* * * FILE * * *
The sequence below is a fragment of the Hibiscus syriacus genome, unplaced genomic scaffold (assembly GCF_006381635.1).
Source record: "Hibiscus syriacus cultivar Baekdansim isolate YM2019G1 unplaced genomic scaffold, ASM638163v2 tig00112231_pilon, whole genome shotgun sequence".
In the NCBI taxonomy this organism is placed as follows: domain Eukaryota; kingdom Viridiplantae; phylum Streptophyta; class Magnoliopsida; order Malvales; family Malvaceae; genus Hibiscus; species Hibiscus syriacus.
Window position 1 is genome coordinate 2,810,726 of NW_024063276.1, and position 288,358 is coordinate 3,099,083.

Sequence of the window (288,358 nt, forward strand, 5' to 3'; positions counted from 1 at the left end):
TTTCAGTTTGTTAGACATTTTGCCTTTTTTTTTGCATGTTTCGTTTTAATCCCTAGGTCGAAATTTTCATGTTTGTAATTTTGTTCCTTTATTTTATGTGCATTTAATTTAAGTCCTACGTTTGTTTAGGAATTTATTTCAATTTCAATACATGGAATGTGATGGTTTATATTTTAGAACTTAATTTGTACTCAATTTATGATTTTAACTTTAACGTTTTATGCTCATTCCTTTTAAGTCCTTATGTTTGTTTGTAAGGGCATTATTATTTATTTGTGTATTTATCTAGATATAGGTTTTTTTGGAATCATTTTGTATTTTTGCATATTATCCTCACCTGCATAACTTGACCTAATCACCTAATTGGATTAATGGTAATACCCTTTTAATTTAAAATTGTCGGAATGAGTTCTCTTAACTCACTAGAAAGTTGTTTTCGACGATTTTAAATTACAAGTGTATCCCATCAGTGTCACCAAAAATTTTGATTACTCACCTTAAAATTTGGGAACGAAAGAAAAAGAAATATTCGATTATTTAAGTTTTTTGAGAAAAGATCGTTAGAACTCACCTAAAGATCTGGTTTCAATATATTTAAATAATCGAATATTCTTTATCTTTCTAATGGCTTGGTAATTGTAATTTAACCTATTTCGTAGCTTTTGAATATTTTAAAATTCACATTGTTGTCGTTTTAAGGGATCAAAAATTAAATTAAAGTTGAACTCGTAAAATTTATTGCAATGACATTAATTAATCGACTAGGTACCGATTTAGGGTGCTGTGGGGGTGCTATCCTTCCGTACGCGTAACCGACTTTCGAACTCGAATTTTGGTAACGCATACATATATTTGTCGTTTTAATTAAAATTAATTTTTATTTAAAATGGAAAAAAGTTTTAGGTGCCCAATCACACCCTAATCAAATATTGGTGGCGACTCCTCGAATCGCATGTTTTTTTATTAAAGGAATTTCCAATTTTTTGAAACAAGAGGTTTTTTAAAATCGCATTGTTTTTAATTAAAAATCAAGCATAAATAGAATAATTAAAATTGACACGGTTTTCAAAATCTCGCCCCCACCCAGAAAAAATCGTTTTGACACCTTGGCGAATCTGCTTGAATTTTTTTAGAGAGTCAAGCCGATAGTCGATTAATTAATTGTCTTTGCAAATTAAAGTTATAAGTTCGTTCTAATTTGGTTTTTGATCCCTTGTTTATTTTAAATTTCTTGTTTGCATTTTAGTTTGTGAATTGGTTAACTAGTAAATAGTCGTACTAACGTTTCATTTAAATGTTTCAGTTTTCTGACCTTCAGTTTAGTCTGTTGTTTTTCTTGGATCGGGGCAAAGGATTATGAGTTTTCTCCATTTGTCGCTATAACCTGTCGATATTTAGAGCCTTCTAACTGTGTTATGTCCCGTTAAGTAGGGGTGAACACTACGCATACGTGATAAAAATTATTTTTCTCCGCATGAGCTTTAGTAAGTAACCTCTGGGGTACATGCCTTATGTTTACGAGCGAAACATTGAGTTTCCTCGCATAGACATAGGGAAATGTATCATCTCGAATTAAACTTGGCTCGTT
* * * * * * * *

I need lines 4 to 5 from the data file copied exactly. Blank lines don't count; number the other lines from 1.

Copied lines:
Window position 1 is genome coordinate 2,810,726 of NW_024063276.1, and position 288,358 is coordinate 3,099,083.

Sequence of the window (288,358 nt, forward strand, 5' to 3'; positions counted from 1 at the left end):